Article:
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2007 Illustration Annual

Digital technology has become the dominant media of choice by the winning illustrators in this year’s Annual—the first time in our history. For more than a third of the images selected, a computer was used in at least part of the creation process. “There is definitely an upswing in the amount of art created on the computer,” said juror Tyler Darden. “On the other end of the spectrum, there was a good deal of naïve or folk art, which is a nice counterpoint to the use of slick photography. I also enjoyed seeing techniques traditionally found in fine art such as lino printing, woodcuts, etching and collage used, sometimes digitally, to create images.” When asked about judging the 5,286 entries, juror Jim Ales was inspired. “I was not prepared for the physical energy I felt being surrounded by so much creativity. The range of talent and sophistication varied mightily, but the courage and confidence of all the illustrators was positively overwhelming.” “The fact that global issues, both positive and negative, were interpreted unashamedly by numerous artists was reassuring,” added juror Bill Robbins.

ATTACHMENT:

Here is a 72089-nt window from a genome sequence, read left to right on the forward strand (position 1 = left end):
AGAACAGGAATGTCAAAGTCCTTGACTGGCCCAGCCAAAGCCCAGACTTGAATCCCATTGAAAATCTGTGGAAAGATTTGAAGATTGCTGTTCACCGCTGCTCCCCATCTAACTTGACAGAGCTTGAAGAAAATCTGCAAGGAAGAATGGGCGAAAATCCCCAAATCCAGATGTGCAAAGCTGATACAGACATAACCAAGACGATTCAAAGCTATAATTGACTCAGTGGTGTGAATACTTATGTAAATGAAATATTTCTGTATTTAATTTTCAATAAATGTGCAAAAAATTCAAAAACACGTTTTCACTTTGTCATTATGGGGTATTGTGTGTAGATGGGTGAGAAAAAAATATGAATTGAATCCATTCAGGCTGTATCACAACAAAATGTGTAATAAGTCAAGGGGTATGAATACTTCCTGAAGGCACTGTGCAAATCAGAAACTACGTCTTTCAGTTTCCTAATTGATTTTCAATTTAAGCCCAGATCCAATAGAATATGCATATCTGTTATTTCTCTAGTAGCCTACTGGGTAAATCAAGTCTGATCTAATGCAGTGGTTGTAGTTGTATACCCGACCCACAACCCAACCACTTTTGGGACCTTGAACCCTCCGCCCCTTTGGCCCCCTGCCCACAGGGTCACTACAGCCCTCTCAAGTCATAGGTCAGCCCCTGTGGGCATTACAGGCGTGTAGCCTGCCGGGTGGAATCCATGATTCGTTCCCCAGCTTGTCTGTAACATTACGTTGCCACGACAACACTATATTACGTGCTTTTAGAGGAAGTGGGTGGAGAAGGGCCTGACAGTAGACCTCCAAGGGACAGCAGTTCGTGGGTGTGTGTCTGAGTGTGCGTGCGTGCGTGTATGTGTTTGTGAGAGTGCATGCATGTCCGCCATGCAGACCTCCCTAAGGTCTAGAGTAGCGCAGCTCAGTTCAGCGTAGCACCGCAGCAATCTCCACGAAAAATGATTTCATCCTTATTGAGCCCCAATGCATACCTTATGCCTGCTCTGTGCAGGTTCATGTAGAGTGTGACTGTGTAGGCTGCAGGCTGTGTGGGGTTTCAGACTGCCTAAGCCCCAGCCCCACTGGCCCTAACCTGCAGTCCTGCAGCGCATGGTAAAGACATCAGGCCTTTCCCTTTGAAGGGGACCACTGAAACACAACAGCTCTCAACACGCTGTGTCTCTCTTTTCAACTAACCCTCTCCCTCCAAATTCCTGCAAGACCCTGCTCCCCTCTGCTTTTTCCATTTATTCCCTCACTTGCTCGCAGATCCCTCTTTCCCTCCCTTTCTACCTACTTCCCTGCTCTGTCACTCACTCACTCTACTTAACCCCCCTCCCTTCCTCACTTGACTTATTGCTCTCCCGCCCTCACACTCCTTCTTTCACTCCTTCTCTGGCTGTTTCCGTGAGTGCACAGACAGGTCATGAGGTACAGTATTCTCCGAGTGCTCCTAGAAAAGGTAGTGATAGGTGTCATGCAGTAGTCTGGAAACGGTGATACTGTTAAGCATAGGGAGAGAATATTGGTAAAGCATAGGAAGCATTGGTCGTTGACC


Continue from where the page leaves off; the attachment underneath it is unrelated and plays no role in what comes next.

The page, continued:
"Illustration has few boundaries and will always be a catalyst for people in the business of inspiring others."
— Jim Ales
Meet the Jury
Jim Ales
Monterey Bay Aquarium
Susan L. Mitchell
Farrar, Straus & Giroux
Bill  Robbins
RIESTER
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2007 Illustration Annual

This year our distinguished panel of jurors selected 229 winning projects from 5286 entries.

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2007 Illustration Annual : FEATURED PROJECT

Sleeping Bear Press unpublished Yantandou. An eight-year-old girl in a Dogon African village, "Making onion balls ... more

Peter Sylvada, illustrator Jennifer Bacheller, art director